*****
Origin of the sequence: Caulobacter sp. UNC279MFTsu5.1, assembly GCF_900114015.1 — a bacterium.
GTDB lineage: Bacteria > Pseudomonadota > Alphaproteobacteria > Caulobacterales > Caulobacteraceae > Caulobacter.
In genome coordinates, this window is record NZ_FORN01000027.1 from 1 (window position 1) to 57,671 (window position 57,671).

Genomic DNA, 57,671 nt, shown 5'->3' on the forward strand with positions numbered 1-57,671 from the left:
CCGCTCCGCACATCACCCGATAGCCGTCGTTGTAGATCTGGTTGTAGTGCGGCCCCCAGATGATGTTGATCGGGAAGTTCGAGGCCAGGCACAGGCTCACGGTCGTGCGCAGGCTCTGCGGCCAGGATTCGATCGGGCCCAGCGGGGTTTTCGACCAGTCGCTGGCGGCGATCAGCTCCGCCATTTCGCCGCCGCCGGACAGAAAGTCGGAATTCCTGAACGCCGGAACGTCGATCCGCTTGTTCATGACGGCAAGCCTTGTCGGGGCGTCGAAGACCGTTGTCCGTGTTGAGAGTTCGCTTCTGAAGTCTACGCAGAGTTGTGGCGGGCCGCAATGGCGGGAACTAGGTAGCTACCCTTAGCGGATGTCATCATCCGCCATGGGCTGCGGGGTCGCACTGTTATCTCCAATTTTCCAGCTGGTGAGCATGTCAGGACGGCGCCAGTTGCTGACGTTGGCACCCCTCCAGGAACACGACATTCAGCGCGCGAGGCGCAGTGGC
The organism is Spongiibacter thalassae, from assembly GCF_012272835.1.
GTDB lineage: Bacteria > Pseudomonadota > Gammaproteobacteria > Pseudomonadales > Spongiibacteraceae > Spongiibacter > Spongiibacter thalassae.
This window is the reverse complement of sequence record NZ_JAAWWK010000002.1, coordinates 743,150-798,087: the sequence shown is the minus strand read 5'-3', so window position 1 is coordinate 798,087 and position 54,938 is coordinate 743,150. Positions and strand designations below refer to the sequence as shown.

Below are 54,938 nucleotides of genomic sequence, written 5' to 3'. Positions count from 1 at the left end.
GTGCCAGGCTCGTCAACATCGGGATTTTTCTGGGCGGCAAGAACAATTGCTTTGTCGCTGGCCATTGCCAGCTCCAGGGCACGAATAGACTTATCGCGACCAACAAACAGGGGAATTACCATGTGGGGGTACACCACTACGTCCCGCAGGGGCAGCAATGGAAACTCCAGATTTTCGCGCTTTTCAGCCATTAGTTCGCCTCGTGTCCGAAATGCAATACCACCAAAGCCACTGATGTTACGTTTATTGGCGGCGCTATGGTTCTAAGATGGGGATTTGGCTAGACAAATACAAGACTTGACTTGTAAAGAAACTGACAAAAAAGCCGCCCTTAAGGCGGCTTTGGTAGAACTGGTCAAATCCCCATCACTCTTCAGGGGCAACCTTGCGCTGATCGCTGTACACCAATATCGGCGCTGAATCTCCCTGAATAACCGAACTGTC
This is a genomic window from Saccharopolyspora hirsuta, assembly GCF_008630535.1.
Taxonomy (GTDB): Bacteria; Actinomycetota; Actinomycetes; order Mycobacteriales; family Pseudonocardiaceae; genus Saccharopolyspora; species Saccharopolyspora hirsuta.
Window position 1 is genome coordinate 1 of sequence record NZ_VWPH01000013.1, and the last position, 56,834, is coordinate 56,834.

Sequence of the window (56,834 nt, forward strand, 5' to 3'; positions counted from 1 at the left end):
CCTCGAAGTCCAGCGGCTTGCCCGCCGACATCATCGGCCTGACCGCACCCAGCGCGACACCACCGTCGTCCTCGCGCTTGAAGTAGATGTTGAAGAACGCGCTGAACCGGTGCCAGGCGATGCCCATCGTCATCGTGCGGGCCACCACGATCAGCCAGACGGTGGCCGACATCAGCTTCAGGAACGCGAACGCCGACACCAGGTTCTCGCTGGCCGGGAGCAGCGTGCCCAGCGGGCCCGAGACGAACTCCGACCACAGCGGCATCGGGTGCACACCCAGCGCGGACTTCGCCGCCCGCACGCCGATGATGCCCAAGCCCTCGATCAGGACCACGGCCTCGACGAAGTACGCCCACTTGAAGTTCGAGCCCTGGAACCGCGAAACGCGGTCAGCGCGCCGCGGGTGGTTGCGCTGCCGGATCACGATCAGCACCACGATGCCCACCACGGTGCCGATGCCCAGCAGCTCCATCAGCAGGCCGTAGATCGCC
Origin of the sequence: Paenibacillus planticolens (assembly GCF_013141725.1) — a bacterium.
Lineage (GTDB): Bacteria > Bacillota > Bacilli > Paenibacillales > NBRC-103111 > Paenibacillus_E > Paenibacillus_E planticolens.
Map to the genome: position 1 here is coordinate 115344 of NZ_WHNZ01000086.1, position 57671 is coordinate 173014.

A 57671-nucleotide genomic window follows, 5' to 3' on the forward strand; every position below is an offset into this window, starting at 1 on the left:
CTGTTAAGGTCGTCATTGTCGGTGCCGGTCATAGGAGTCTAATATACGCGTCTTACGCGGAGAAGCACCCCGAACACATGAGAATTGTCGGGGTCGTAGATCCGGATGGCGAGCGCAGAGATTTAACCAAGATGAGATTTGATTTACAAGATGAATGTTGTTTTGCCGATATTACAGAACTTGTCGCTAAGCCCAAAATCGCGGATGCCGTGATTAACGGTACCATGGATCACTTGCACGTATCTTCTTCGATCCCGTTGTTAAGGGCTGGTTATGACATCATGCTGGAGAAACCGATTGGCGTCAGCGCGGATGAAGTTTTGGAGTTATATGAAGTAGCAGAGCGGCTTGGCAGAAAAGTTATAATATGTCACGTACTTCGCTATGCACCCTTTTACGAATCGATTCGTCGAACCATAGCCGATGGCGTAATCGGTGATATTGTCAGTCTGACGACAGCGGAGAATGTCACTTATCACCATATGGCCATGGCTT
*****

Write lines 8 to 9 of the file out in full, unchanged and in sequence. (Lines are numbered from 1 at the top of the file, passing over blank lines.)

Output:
This window is the reverse complement of sequence record NZ_JAAWWK010000002.1, coordinates 743,150-798,087: the sequence shown is the minus strand read 5'-3', so window position 1 is coordinate 798,087 and position 54,938 is coordinate 743,150. Positions and strand designations below refer to the sequence as shown.

Below are 54,938 nucleotides of genomic sequence, written 5' to 3'. Positions count from 1 at the left end.